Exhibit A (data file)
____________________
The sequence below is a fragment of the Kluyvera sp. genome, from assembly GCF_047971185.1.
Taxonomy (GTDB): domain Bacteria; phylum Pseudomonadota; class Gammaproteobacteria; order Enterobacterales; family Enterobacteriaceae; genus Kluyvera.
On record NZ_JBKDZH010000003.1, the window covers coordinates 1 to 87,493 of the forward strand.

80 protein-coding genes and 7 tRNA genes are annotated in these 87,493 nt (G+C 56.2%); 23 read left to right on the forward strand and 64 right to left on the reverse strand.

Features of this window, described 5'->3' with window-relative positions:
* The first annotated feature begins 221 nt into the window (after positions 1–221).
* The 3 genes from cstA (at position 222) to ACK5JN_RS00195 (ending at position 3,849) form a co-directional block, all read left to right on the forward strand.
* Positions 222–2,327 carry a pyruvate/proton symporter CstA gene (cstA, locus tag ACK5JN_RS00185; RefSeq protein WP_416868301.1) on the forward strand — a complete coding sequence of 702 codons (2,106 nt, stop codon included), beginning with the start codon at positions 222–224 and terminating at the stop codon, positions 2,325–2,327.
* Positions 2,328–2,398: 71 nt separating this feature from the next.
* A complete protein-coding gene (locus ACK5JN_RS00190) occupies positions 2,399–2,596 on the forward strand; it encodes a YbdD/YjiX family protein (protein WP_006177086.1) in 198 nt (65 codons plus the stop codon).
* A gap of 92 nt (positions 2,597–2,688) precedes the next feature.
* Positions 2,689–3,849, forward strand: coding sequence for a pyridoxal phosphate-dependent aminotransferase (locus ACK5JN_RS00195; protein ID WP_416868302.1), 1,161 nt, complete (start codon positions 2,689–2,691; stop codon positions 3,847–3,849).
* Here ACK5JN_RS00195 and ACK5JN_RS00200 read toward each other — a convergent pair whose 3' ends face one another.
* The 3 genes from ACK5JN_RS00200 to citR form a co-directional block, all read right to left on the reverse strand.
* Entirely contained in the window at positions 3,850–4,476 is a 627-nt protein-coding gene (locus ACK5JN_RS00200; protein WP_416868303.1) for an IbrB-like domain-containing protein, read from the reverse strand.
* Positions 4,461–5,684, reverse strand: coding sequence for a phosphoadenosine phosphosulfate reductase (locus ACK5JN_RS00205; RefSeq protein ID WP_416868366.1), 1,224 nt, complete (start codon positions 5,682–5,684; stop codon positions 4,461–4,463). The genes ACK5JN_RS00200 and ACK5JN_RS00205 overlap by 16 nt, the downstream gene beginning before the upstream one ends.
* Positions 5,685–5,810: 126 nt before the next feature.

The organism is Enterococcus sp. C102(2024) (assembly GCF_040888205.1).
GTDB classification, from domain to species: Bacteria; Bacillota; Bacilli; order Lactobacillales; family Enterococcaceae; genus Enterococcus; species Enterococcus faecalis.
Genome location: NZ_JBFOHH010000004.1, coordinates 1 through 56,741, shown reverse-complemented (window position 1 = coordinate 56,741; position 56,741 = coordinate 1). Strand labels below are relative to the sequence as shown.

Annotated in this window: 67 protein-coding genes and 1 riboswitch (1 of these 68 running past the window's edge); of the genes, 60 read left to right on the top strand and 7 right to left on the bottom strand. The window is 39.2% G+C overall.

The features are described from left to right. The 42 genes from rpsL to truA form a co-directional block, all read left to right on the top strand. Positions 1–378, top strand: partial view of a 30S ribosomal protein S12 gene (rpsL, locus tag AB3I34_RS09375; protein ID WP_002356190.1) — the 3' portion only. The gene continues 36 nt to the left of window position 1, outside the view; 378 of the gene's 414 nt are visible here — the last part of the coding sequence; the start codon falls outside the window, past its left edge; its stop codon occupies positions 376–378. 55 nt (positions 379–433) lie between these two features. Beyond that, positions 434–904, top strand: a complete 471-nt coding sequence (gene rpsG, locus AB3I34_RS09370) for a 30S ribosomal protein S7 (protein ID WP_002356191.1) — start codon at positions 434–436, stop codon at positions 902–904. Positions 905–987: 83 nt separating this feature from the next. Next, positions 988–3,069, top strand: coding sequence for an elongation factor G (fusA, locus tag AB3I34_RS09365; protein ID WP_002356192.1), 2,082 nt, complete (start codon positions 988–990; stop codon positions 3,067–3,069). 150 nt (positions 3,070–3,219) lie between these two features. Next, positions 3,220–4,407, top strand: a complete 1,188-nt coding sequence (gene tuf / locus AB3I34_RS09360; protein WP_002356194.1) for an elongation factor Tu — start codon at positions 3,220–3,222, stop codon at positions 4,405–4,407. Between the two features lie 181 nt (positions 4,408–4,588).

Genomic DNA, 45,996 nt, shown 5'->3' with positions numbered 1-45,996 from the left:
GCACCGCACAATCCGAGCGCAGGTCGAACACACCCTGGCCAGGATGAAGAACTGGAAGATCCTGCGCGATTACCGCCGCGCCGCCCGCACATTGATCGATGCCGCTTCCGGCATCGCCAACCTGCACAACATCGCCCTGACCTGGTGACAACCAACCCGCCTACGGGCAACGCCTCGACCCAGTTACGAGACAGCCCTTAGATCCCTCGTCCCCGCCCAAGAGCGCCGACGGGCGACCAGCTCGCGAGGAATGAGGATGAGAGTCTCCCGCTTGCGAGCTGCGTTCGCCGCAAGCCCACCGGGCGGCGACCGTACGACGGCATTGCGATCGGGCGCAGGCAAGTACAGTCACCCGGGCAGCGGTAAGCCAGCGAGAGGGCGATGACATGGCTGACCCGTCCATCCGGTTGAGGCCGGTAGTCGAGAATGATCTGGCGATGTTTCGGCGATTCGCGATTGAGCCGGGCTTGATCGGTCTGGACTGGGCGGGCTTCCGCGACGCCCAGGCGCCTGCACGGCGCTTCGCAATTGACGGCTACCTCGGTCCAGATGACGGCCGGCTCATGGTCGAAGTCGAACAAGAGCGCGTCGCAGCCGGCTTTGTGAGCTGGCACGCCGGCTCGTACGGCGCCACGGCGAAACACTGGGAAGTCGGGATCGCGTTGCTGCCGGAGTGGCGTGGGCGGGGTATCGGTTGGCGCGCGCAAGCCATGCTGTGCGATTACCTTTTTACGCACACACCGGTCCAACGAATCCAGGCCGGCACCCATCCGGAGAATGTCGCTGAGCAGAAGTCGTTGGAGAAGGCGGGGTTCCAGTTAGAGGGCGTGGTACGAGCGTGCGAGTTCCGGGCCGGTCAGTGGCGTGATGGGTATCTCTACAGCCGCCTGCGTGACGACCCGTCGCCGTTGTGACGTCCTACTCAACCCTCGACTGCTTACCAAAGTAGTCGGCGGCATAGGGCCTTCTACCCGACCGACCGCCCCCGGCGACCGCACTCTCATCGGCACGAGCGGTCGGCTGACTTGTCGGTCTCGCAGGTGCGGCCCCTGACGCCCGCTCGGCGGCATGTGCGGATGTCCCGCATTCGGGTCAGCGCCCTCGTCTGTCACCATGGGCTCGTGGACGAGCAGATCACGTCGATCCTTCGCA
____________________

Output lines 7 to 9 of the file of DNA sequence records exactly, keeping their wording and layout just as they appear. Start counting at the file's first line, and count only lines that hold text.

* The 3 genes from cstA (at position 222) to ACK5JN_RS00195 (ending at position 3,849) form a co-directional block, all read left to right on the forward strand.
* Positions 222–2,327 carry a pyruvate/proton symporter CstA gene (cstA, locus tag ACK5JN_RS00185; RefSeq protein WP_416868301.1) on the forward strand — a complete coding sequence of 702 codons (2,106 nt, stop codon included), beginning with the start codon at positions 222–224 and terminating at the stop codon, positions 2,325–2,327.
* Positions 2,328–2,398: 71 nt separating this feature from the next.